Taking the heat
Here are signs that a business will survive difficult cycles.
Regulation changes, legislation updates, political debates, consumer criticism, media scrutiny – you name it, in the past 12 months our industry has experienced it.
And on the eve of the Trowbridge report, things continue to heat up.
But for great advice businesses, the upheaval as a result of this industry noise will be limited because they are already doing all the right things. Their businesses have been thriving through what might have been, and will continue to be, a fiery time for other practices.
What are the great businesses doing that will see them coming out the other end unscathed? Here are four signs that a business that can take the heat.
1. They aren’t having an identity crisis
Whether its focusing on risk, providing a full financial planning service, working with couples nearing retirement or focusing on Gen Y, great advice businesses know exactly who they are and what they need to do.
And they could tell you in 25 words or less, because they live and breathe it every day.
Advisers give clients strategies to mitigate risk and achieve their goals, but too often they don’t do the same for themselves.
It’s been said before, but I will say it again: do not underestimate the power of a written plan. It works. And the process doesn’t need to take you six weeks and thousands in consulting fees, it only needs to take a coffee and a couple of hours of focused thinking.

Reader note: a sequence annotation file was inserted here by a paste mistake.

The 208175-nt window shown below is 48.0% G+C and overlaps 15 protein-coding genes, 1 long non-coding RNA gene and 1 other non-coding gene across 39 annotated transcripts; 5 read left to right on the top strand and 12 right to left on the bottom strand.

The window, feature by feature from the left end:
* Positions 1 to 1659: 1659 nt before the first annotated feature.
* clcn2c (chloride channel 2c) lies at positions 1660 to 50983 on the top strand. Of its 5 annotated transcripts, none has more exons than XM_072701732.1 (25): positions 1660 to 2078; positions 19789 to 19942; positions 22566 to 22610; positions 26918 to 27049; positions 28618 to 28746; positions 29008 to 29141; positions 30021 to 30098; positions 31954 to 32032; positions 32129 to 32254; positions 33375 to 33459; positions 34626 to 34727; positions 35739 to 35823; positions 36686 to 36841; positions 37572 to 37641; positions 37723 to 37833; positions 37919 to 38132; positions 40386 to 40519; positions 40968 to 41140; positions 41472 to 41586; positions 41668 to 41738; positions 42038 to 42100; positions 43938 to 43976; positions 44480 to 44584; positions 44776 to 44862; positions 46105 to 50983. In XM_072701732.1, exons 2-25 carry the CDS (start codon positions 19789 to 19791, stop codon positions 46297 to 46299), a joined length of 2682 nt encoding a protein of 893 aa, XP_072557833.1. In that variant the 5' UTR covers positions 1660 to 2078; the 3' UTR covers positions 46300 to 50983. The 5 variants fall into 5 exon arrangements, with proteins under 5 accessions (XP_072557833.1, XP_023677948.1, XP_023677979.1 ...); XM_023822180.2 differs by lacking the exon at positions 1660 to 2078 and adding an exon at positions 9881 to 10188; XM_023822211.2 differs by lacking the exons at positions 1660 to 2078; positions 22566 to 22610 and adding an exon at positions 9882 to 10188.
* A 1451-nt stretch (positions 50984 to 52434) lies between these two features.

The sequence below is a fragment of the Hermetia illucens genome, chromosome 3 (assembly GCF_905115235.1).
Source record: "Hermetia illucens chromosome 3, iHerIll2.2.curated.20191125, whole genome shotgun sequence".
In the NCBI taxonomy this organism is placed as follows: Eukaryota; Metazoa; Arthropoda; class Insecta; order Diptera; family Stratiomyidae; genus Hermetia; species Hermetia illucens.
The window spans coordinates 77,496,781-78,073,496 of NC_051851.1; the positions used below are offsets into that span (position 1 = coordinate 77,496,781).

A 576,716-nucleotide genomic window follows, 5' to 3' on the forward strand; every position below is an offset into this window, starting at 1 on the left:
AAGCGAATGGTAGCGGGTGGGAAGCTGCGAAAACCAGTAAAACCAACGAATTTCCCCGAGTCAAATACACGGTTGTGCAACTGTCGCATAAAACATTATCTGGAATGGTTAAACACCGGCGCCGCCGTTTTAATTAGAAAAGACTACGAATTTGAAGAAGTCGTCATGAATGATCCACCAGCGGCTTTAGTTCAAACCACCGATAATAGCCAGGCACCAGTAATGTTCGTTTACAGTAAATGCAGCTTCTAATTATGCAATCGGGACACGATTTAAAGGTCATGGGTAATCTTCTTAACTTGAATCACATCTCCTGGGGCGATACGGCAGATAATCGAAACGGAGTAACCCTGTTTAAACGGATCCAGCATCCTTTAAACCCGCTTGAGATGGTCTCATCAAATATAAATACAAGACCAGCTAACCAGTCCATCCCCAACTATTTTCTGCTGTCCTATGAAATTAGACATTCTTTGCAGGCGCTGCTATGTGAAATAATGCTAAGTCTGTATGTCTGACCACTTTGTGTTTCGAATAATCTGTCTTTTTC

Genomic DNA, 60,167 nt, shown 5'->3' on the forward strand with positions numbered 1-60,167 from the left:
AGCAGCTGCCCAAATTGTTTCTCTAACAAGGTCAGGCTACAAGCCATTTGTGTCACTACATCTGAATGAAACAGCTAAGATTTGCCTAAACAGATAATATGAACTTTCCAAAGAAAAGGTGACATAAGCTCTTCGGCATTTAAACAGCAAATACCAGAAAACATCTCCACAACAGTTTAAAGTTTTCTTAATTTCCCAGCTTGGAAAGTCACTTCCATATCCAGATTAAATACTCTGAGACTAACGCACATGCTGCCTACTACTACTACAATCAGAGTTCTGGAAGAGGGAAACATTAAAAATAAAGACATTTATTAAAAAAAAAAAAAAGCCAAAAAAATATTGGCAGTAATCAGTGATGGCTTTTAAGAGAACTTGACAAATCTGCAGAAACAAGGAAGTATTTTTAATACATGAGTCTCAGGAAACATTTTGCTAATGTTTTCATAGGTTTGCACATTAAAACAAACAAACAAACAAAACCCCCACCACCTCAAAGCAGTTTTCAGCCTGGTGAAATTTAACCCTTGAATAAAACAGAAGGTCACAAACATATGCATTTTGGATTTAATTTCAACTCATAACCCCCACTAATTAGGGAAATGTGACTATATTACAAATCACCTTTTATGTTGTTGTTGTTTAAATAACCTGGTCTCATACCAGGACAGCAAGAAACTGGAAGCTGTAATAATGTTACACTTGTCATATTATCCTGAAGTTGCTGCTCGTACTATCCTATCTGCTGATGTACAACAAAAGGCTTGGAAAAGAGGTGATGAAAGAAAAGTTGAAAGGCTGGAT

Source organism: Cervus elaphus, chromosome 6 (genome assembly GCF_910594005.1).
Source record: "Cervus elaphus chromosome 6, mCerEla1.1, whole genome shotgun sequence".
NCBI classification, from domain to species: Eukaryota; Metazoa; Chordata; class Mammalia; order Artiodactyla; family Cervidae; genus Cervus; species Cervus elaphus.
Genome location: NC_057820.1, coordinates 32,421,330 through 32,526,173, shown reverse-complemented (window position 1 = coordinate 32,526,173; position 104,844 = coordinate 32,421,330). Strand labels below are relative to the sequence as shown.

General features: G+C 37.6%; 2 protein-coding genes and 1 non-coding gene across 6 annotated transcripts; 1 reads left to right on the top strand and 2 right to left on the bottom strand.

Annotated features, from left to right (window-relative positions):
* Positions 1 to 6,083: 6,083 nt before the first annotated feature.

2. They’re surrounded by intelligent people
Smart people who know their craft – hire them as part of your team, partner with them for a mutually beneficial referral program or set up an advisory board that holds you accountable for delivering on your strategy. Plugging the gaps in your expertise is a classic Richard Branson move.
Don’t be afraid to aim high when you’re recruiting. I’ve heard people say that hiring is difficult because great people don’t want to work in small business, but that’s not true. If you have a clear vision for your business and you empower your people, great staff will want to blaze the trail alongside you.
3. They see the forest, not the trees
Keeping one ear out for those ongoing industry conversations is a no-brainer, but focusing all of your energy on it is not. Businesses that will survive and thrive have one ear to the ground and all of their other senses focused on their business and their clients.
Take a step back to work on the business, not in it. Start to systemise the parts of your business that can be systemised, but spend the majority of your time with your clients – they are and will always be the centre of any risk-advice business.
4. They are champions of change
Great businesses always look and think outside the square, beyond the horizon, below the surface. The best businesses don’t always accept the norm, they challenge it, and challenge it continuously.
An obvious action item here would be to put social and digital technologies on your to-do list. Another action item is to take a look at your business and identify one problem area, then think about how you might fix it if you had unlimited time and resources.
The goal is to go as big and broad as possible with your ideas – you might just find a little nugget that could lead to a very realistic and achievable fix.
Craig Parker is general manager of TAL-aligned licensee Affinia Financial Advisers
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